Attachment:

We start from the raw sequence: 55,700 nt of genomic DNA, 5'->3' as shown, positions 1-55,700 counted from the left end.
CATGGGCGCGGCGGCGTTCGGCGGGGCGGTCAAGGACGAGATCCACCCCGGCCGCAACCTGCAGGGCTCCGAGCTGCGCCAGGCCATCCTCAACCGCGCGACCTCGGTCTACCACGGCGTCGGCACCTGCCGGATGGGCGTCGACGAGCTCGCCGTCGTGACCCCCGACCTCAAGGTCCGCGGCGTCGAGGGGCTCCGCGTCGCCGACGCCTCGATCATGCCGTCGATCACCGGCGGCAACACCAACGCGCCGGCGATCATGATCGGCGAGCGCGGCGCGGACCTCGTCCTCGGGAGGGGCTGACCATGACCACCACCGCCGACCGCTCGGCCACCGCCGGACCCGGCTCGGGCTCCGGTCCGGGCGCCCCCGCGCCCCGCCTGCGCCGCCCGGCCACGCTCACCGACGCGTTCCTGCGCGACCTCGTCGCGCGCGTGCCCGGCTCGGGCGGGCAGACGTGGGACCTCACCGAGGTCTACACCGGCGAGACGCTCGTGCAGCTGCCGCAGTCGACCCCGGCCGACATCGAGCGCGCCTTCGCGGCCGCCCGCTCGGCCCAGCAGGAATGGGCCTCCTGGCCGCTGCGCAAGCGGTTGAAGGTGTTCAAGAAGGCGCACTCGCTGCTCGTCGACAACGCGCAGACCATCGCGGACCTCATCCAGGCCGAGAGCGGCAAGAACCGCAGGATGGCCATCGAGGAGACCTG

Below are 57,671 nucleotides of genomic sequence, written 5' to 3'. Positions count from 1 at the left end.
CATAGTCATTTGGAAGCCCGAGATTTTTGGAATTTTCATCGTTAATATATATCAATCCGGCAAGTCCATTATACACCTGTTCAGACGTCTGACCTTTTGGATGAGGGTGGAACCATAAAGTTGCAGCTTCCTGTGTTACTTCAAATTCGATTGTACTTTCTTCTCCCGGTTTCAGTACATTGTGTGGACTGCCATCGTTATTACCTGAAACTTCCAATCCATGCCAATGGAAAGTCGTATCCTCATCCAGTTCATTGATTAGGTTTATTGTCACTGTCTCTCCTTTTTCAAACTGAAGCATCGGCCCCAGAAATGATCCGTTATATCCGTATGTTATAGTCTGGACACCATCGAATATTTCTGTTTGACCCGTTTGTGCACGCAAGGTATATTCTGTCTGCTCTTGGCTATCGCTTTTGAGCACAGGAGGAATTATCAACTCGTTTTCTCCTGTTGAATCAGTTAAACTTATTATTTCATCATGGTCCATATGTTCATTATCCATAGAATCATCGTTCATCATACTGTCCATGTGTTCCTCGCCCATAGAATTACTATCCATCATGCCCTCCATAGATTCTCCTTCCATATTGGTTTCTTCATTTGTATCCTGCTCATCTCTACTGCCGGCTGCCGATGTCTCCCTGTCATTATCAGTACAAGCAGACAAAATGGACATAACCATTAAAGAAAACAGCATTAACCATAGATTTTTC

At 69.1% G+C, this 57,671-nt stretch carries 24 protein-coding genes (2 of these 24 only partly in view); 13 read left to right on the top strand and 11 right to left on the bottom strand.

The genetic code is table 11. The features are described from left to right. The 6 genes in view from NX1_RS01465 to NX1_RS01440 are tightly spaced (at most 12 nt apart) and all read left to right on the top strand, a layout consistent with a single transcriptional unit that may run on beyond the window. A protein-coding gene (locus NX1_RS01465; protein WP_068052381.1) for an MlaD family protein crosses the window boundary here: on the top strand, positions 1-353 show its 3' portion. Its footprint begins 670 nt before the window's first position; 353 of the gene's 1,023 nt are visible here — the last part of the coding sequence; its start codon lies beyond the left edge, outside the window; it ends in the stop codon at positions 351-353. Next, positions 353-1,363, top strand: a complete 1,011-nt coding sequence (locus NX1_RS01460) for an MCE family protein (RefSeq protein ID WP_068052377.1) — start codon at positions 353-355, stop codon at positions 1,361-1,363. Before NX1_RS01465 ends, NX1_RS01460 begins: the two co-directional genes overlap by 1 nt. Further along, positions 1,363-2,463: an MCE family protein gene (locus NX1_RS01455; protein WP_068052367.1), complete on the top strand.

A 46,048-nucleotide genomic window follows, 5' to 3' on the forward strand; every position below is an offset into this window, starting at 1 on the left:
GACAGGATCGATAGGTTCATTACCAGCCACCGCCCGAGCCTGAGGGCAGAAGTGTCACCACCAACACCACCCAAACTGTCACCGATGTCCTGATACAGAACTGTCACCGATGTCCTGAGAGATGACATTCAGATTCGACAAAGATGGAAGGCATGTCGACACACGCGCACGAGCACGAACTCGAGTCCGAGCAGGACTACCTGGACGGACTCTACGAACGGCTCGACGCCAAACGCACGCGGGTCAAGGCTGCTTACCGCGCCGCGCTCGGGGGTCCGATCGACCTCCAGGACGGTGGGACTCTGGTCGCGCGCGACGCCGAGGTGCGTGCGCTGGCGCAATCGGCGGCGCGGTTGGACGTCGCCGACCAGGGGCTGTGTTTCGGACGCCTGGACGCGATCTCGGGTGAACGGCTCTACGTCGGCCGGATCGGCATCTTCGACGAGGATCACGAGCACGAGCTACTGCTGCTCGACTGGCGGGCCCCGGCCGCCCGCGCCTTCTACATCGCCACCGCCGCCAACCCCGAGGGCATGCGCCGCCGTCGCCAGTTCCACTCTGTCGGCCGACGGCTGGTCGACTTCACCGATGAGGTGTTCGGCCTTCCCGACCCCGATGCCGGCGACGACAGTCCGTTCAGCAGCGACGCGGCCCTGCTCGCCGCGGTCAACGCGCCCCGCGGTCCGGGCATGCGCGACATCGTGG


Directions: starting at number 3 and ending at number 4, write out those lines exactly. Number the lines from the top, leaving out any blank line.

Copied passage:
Below are 57,671 nucleotides of genomic sequence, written 5' to 3'. Positions count from 1 at the left end.
CATAGTCATTTGGAAGCCCGAGATTTTTGGAATTTTCATCGTTAATATATATCAATCCGGCAAGTCCATTATACACCTGTTCAGACGTCTGACCTTTTGGATGAGGGTGGAACCATAAAGTTGCAGCTTCCTGTGTTACTTCAAATTCGATTGTACTTTCTTCTCCCGGTTTCAGTACATTGTGTGGACTGCCATCGTTATTACCTGAAACTTCCAATCCATGCCAATGGAAAGTCGTATCCTCATCCAGTTCATTGATTAGGTTTATTGTCACTGTCTCTCCTTTTTCAAACTGAAGCATCGGCCCCAGAAATGATCCGTTATATCCGTATGTTATAGTCTGGACACCATCGAATATTTCTGTTTGACCCGTTTGTGCACGCAAGGTATATTCTGTCTGCTCTTGGCTATCGCTTTTGAGCACAGGAGGAATTATCAACTCGTTTTCTCCTGTTGAATCAGTTAAACTTATTATTTCATCATGGTCCATATGTTCATTATCCATAGAATCATCGTTCATCATACTGTCCATGTGTTCCTCGCCCATAGAATTACTATCCATCATGCCCTCCATAGATTCTCCTTCCATATTGGTTTCTTCATTTGTATCCTGCTCATCTCTACTGCCGGCTGCCGATGTCTCCCTGTCATTATCAGTACAAGCAGACAAAATGGACATAACCATTAAAGAAAACAGCATTAACCATAGATTTTTC